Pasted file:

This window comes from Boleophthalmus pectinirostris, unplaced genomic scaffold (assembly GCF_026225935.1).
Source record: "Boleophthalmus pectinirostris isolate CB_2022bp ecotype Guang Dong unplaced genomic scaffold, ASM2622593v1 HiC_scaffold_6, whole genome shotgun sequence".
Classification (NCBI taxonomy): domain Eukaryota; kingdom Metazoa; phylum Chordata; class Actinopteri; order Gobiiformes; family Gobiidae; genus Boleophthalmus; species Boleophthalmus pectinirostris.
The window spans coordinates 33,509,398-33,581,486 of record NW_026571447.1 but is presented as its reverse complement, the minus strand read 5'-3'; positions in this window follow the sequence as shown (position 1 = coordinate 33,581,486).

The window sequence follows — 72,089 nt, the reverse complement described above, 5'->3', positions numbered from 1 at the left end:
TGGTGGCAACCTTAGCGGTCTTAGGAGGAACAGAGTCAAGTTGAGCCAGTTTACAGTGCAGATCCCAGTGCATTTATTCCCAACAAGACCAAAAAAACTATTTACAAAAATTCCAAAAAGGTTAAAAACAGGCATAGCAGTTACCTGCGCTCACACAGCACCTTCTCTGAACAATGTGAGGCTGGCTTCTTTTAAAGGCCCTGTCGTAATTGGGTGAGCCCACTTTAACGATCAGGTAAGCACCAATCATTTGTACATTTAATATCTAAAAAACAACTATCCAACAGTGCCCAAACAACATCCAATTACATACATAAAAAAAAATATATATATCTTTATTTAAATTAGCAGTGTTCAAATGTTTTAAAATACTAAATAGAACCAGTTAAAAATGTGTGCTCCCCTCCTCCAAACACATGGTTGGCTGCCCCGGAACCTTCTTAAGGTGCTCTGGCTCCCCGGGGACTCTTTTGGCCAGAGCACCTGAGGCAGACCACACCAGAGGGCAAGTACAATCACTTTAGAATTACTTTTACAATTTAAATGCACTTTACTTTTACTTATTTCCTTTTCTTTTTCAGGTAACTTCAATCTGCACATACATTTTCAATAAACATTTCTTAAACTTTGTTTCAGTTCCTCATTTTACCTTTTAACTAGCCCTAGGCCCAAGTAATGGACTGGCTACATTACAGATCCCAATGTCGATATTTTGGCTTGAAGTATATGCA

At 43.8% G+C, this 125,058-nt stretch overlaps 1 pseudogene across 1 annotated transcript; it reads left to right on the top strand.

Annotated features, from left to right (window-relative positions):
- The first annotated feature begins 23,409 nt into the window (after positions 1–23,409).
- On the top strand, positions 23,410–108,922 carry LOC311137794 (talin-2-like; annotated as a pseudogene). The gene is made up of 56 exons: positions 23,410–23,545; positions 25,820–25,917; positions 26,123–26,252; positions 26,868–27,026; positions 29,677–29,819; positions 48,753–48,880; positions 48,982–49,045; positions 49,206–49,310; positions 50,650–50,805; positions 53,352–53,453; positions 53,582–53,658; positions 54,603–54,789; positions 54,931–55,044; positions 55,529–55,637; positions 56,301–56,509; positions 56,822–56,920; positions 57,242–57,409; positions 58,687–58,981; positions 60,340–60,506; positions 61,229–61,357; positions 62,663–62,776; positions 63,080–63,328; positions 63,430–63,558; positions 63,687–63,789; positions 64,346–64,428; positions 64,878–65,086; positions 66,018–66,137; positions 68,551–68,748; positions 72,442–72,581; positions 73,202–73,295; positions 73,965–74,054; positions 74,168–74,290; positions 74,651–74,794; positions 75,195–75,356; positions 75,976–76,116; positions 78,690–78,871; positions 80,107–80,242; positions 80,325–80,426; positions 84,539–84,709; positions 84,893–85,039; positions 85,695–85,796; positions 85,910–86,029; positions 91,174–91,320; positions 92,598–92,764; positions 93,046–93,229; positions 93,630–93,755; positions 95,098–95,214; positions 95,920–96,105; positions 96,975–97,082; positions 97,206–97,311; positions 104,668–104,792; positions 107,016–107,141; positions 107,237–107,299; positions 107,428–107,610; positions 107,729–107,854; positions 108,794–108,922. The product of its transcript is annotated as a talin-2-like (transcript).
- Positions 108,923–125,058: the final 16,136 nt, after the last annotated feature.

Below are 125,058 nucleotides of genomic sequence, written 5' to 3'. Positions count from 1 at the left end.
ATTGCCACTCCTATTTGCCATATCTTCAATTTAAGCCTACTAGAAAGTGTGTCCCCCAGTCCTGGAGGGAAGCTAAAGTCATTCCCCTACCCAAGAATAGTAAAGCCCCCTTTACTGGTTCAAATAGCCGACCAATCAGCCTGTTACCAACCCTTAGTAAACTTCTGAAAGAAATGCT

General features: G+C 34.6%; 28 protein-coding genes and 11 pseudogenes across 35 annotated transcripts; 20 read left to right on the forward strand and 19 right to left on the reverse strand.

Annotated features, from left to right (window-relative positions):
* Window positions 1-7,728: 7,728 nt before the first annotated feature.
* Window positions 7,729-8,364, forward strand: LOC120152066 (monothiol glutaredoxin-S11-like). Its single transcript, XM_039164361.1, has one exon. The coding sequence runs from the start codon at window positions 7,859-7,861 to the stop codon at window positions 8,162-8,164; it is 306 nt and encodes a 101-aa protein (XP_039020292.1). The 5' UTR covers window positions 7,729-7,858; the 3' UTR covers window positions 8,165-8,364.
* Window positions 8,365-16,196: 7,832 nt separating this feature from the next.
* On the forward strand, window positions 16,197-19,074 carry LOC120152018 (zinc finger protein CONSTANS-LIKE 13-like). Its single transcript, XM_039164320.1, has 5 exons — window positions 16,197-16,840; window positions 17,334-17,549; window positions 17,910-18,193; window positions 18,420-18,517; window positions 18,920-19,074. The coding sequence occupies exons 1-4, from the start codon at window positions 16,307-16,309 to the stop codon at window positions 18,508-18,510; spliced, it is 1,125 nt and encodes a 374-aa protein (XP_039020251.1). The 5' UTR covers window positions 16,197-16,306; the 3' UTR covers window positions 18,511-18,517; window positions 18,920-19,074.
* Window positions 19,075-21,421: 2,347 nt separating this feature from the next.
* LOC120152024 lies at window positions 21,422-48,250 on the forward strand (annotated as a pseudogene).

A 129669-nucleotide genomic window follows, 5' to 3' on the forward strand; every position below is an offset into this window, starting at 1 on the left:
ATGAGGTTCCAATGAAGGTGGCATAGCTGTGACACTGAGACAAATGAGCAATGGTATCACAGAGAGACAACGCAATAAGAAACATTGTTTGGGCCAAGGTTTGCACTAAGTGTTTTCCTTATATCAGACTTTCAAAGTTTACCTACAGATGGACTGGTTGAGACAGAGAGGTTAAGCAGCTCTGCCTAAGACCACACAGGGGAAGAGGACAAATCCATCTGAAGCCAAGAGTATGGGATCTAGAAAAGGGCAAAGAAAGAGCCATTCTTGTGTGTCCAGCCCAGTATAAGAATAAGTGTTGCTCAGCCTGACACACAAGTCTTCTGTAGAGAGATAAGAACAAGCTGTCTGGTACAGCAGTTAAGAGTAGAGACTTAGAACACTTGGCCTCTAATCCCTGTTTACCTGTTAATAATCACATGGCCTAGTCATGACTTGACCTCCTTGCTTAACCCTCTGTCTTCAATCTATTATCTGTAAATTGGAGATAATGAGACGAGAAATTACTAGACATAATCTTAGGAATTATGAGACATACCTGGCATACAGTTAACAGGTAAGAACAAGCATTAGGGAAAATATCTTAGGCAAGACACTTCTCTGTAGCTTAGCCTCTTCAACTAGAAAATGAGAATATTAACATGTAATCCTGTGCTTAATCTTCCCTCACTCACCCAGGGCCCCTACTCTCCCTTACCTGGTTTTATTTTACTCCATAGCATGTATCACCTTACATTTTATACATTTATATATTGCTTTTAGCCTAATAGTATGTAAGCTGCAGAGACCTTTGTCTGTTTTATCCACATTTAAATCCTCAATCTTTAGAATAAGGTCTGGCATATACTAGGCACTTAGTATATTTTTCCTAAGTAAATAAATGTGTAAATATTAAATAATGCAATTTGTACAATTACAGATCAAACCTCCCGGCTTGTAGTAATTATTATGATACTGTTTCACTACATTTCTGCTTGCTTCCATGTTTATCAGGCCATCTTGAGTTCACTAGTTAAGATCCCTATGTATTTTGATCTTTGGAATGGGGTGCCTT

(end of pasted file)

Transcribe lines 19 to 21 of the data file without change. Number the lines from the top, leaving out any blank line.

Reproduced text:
* On the forward strand, window positions 16,197-19,074 carry LOC120152018 (zinc finger protein CONSTANS-LIKE 13-like). Its single transcript, XM_039164320.1, has 5 exons — window positions 16,197-16,840; window positions 17,334-17,549; window positions 17,910-18,193; window positions 18,420-18,517; window positions 18,920-19,074. The coding sequence occupies exons 1-4, from the start codon at window positions 16,307-16,309 to the stop codon at window positions 18,508-18,510; spliced, it is 1,125 nt and encodes a 374-aa protein (XP_039020251.1). The 5' UTR covers window positions 16,197-16,306; the 3' UTR covers window positions 18,511-18,517; window positions 18,920-19,074.
* Window positions 19,075-21,421: 2,347 nt separating this feature from the next.
* LOC120152024 lies at window positions 21,422-48,250 on the forward strand (annotated as a pseudogene).